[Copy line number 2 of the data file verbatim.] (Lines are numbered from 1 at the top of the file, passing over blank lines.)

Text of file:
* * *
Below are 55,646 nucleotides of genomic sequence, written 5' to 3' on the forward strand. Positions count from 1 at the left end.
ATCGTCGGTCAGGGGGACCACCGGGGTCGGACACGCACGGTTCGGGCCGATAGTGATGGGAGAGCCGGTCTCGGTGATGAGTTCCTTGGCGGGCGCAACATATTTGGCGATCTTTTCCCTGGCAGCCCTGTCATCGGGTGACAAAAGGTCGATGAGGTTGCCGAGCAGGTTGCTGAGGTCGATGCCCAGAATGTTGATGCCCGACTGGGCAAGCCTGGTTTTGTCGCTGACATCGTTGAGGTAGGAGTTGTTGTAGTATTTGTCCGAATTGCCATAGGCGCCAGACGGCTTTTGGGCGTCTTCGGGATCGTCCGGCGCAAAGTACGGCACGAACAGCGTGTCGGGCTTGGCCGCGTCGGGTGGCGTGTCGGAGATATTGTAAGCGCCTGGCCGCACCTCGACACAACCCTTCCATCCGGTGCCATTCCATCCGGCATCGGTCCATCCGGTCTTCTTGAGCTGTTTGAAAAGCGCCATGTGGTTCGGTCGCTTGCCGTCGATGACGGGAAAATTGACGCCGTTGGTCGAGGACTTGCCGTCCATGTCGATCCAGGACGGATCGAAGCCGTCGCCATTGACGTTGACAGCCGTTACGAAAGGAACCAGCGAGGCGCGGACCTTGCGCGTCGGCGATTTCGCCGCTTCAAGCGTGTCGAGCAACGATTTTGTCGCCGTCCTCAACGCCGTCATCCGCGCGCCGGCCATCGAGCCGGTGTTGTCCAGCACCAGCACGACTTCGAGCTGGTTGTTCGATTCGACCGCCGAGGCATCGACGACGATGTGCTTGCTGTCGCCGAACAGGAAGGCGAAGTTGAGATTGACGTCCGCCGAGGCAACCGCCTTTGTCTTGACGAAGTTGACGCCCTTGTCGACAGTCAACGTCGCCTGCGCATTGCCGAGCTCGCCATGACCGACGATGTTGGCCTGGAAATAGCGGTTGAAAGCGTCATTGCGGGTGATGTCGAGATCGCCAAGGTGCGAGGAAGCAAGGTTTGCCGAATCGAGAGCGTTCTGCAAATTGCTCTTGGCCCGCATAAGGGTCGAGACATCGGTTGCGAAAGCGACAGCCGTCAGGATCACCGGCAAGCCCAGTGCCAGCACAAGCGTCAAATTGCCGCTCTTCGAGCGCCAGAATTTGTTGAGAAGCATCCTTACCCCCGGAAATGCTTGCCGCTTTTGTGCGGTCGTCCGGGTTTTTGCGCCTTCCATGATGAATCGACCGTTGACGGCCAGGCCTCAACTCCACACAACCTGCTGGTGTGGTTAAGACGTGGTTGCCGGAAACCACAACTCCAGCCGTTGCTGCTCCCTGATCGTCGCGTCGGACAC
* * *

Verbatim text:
ATCGTCGGTCAGGGGGACCACCGGGGTCGGACACGCACGGTTCGGGCCGATAGTGATGGGAGAGCCGGTCTCGGTGATGAGTTCCTTGGCGGGCGCAACATATTTGGCGATCTTTTCCCTGGCAGCCCTGTCATCGGGTGACAAAAGGTCGATGAGGTTGCCGAGCAGGTTGCTGAGGTCGATGCCCAGAATGTTGATGCCCGACTGGGCAAGCCTGGTTTTGTCGCTGACATCGTTGAGGTAGGAGTTGTTGTAGTATTTGTCCGAATTGCCATAGGCGCCAGACGGCTTTTGGGCGTCTTCGGGATCGTCCGGCGCAAAGTACGGCACGAACAGCGTGTCGGGCTTGGCCGCGTCGGGTGGCGTGTCGGAGATATTGTAAGCGCCTGGCCGCACCTCGACACAACCCTTCCATCCGGTGCCATTCCATCCGGCATCGGTCCATCCGGTCTTCTTGAGCTGTTTGAAAAGCGCCATGTGGTTCGGTCGCTTGCCGTCGATGACGGGAAAATTGACGCCGTTGGTCGAGGACTTGCCGTCCATGTCGATCCAGGACGGATCGAAGCCGTCGCCATTGACGTTGACAGCCGTTACGAAAGGAACCAGCGAGGCGCGGACCTTGCGCGTCGGCGATTTCGCCGCTTCAAGCGTGTCGAGCAACGATTTTGTCGCCGTCCTCAACGCCGTCATCCGCGCGCCGGCCATCGAGCCGGTGTTGTCCAGCACCAGCACGACTTCGAGCTGGTTGTTCGATTCGACCGCCGAGGCATCGACGACGATGTGCTTGCTGTCGCCGAACAGGAAGGCGAAGTTGAGATTGACGTCCGCCGAGGCAACCGCCTTTGTCTTGACGAAGTTGACGCCCTTGTCGACAGTCAACGTCGCCTGCGCATTGCCGAGCTCGCCATGACCGACGATGTTGGCCTGGAAATAGCGGTTGAAAGCGTCATTGCGGGTGATGTCGAGATCGCCAAGGTGCGAGGAAGCAAGGTTTGCCGAATCGAGAGCGTTCTGCAAATTGCTCTTGGCCCGCATAAGGGTCGAGACATCGGTTGCGAAAGCGACAGCCGTCAGGATCACCGGCAAGCCCAGTGCCAGCACAAGCGTCAAATTGCCGCTCTTCGAGCGCCAGAATTTGTTGAGAAGCATCCTTACCCCCGGAAATGCTTGCCGCTTTTGTGCGGTCGTCCGGGTTTTTGCGCCTTCCATGATGAATCGACCGTTGACGGCCAGGCCTCAACTCCACACAACCTGCTGGTGTGGTTAAGACGTGGTTGCCGGAAACCACAACTCCAGCCGTTGCTGCTCCCTGATCGTCGCGTCGGACAC